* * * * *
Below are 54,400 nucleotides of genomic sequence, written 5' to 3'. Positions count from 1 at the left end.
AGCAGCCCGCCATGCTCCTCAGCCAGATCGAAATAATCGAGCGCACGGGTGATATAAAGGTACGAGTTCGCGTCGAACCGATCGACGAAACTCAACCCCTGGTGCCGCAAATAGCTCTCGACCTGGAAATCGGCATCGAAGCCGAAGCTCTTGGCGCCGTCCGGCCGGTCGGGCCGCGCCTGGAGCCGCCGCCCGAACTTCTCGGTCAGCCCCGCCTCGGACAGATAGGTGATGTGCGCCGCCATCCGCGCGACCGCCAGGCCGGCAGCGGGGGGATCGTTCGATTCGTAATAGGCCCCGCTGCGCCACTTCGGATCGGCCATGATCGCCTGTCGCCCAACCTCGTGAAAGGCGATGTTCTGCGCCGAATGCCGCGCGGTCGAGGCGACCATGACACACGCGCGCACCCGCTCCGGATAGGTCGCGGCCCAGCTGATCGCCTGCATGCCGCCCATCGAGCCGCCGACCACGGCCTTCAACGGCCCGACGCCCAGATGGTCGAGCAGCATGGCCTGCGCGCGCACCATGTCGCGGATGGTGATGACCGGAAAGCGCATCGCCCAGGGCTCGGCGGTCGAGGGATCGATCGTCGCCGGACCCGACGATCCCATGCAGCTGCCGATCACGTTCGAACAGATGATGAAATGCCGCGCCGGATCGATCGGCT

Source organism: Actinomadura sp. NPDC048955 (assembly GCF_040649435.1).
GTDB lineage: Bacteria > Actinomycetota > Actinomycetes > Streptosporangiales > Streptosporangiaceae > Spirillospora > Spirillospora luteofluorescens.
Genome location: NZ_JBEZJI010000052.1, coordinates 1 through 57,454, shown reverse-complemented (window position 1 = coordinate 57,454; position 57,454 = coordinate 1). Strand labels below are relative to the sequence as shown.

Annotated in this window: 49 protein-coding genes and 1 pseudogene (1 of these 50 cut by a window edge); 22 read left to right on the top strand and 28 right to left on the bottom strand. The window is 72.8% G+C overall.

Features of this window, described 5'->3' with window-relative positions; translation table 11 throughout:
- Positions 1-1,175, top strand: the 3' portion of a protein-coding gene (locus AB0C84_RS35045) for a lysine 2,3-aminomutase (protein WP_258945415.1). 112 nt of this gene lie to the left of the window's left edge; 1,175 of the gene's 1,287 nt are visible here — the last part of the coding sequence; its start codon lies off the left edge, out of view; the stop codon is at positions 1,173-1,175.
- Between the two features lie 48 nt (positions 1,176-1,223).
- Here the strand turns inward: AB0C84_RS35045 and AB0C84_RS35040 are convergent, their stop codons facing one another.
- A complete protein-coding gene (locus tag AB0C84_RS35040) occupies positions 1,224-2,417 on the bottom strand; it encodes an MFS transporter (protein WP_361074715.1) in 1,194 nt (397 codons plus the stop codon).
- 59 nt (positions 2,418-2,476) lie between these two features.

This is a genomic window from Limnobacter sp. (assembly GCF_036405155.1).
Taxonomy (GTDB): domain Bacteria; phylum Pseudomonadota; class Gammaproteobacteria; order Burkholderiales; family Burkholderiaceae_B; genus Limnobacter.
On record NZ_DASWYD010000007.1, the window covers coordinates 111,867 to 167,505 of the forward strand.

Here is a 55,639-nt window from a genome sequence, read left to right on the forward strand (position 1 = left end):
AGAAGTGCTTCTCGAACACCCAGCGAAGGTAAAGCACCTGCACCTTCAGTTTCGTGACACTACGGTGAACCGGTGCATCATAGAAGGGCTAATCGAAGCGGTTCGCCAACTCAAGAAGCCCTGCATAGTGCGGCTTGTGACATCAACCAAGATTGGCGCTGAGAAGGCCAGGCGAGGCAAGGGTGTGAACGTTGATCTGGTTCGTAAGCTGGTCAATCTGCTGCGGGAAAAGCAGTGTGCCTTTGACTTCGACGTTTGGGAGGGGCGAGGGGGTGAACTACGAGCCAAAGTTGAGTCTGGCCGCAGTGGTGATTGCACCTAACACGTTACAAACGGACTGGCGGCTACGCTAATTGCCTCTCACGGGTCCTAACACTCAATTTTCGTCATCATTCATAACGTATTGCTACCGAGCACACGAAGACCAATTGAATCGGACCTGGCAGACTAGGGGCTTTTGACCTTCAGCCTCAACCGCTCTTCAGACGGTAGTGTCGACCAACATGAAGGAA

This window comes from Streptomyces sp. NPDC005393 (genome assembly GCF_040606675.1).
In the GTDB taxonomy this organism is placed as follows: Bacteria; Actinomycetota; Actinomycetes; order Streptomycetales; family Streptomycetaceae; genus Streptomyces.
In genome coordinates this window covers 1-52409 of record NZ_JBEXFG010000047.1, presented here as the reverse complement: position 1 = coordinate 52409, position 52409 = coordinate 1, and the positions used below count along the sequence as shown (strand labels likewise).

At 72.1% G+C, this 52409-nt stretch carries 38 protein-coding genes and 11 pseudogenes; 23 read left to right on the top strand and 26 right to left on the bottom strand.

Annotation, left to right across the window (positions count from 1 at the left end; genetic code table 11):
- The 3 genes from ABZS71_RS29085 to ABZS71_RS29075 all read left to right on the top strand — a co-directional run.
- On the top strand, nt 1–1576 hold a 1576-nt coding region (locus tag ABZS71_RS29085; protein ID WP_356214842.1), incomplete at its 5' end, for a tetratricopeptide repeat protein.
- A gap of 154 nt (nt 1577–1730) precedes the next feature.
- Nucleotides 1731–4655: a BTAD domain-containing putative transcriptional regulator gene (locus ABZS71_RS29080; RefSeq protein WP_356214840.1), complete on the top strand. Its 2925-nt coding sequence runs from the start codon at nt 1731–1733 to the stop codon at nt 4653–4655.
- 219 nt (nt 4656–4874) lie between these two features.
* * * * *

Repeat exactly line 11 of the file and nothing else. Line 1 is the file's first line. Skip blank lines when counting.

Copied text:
- A complete protein-coding gene (locus tag AB0C84_RS35040) occupies positions 1,224-2,417 on the bottom strand; it encodes an MFS transporter (protein WP_361074715.1) in 1,194 nt (397 codons plus the stop codon).